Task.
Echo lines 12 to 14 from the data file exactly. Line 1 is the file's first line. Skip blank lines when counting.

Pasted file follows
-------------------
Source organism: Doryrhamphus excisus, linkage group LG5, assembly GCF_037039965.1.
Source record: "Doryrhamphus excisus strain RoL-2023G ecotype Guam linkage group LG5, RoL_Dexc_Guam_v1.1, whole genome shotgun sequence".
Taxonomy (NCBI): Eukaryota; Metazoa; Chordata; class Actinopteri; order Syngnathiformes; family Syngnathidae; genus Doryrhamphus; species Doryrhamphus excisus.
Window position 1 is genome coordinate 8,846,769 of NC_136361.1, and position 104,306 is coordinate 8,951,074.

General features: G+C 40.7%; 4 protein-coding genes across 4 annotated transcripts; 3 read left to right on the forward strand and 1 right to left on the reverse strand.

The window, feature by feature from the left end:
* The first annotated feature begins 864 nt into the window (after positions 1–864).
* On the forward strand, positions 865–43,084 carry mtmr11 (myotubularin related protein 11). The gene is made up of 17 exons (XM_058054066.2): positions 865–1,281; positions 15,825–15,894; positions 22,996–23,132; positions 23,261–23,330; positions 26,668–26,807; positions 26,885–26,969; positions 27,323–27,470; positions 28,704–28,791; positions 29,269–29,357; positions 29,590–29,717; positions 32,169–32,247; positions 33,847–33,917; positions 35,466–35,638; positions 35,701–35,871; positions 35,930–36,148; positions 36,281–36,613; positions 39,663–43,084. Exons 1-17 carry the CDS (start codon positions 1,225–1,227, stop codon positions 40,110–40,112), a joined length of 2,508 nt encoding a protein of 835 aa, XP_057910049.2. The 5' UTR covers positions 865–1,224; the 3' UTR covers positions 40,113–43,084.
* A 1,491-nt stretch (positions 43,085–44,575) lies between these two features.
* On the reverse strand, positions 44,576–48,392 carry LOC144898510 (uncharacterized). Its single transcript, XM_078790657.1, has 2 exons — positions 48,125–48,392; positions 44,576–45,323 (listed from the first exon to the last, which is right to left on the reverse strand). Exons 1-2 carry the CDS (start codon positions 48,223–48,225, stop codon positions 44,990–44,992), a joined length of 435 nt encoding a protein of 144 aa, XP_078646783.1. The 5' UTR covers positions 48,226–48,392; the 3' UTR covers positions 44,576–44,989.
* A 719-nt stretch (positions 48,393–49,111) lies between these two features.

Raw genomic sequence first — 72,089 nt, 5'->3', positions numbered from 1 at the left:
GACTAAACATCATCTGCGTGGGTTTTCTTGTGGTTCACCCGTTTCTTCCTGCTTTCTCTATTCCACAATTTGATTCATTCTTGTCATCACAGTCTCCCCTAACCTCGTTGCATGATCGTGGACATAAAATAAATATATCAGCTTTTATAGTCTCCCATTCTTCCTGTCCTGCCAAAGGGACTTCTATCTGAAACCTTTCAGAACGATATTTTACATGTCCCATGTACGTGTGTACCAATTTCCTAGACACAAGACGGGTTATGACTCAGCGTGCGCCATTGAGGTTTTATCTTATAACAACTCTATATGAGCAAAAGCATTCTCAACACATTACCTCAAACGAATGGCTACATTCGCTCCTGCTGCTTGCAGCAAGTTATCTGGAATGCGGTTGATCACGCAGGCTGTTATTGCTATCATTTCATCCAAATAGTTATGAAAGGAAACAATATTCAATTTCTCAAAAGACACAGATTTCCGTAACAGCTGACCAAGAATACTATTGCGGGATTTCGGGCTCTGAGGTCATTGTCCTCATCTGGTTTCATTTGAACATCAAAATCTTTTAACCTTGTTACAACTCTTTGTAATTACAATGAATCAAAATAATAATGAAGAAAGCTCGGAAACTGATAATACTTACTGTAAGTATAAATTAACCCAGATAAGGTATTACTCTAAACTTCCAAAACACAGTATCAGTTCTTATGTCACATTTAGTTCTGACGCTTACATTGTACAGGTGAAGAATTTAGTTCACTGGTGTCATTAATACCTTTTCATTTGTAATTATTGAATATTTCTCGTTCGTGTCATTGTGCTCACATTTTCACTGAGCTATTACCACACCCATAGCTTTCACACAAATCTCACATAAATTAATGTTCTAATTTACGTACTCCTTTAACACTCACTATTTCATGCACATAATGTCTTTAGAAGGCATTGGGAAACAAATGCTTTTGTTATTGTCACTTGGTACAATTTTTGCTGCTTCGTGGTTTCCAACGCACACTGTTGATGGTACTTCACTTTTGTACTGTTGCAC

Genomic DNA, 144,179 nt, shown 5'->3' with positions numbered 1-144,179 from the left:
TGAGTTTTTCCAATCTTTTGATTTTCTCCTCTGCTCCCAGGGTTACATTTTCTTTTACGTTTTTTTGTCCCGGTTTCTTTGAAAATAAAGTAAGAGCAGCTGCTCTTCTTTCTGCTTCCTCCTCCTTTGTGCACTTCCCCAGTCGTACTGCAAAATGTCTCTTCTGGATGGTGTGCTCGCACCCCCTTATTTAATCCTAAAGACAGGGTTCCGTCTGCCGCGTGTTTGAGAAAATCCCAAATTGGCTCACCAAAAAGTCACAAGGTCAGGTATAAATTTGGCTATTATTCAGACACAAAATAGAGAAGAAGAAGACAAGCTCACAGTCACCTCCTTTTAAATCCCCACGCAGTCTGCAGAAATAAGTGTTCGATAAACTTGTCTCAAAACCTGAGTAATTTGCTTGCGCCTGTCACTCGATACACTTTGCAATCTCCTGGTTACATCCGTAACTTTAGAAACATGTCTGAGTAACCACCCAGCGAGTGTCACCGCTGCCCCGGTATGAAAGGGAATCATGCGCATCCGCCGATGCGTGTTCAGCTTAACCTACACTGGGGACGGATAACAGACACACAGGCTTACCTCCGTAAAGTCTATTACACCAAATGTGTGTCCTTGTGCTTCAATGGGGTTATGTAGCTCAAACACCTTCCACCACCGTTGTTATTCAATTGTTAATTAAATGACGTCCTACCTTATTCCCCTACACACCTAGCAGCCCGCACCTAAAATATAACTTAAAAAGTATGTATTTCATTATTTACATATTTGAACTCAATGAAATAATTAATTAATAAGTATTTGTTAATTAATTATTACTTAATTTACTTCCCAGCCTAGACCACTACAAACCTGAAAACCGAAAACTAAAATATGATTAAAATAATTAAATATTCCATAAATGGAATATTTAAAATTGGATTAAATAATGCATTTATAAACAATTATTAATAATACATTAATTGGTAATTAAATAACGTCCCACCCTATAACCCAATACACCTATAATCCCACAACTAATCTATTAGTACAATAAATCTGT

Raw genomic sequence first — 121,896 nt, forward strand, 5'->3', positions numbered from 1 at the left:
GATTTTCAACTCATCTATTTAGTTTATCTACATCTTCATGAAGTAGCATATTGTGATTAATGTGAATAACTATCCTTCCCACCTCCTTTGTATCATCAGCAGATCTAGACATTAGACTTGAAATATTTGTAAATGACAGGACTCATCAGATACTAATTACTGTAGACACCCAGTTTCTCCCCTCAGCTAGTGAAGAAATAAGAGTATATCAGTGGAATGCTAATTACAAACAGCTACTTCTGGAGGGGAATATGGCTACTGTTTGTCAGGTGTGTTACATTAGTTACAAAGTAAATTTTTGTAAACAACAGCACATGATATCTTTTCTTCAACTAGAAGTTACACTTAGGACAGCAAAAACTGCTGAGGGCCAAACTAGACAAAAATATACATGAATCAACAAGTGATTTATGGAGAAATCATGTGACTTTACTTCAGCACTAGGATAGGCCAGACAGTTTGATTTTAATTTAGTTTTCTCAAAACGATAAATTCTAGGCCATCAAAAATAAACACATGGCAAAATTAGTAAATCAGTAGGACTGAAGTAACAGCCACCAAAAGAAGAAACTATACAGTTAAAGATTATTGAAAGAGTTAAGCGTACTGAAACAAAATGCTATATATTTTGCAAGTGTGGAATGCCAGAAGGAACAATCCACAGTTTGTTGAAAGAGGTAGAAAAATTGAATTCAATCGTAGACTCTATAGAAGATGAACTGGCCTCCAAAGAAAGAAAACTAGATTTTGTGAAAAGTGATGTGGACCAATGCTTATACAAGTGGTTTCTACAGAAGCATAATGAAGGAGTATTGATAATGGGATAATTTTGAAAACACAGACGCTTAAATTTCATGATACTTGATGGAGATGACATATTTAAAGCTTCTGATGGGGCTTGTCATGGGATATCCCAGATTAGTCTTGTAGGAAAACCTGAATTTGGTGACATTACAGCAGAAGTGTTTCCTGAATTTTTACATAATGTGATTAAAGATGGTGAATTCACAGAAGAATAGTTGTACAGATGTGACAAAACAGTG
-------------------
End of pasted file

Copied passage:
Raw genomic sequence first — 72,089 nt, 5'->3', positions numbered from 1 at the left:
GACTAAACATCATCTGCGTGGGTTTTCTTGTGGTTCACCCGTTTCTTCCTGCTTTCTCTATTCCACAATTTGATTCATTCTTGTCATCACAGTCTCCCCTAACCTCGTTGCATGATCGTGGACATAAAATAAATATATCAGCTTTTATAGTCTCCCATTCTTCCTGTCCTGCCAAAGGGACTTCTATCTGAAACCTTTCAGAACGATATTTTACATGTCCCATGTACGTGTGTACCAATTTCCTAGACACAAGACGGGTTATGACTCAGCGTGCGCCATTGAGGTTTTATCTTATAACAACTCTATATGAGCAAAAGCATTCTCAACACATTACCTCAAACGAATGGCTACATTCGCTCCTGCTGCTTGCAGCAAGTTATCTGGAATGCGGTTGATCACGCAGGCTGTTATTGCTATCATTTCATCCAAATAGTTATGAAAGGAAACAATATTCAATTTCTCAAAAGACACAGATTTCCGTAACAGCTGACCAAGAATACTATTGCGGGATTTCGGGCTCTGAGGTCATTGTCCTCATCTGGTTTCATTTGAACATCAAAATCTTTTAACCTTGTTACAACTCTTTGTAATTACAATGAATCAAAATAATAATGAAGAAAGCTCGGAAACTGATAATACTTACTGTAAGTATAAATTAACCCAGATAAGGTATTACTCTAAACTTCCAAAACACAGTATCAGTTCTTATGTCACATTTAGTTCTGACGCTTACATTGTACAGGTGAAGAATTTAGTTCACTGGTGTCATTAATACCTTTTCATTTGTAATTATTGAATATTTCTCGTTCGTGTCATTGTGCTCACATTTTCACTGAGCTATTACCACACCCATAGCTTTCACACAAATCTCACATAAATTAATGTTCTAATTTACGTACTCCTTTAACACTCACTATTTCATGCACATAATGTCTTTAGAAGGCATTGGGAAACAAATGCTTTTGTTATTGTCACTTGGTACAATTTTTGCTGCTTCGTGGTTTCCAACGCACACTGTTGATGGTACTTCACTTTTGTACTGTTGCAC

Genomic DNA, 144,179 nt, shown 5'->3' with positions numbered 1-144,179 from the left: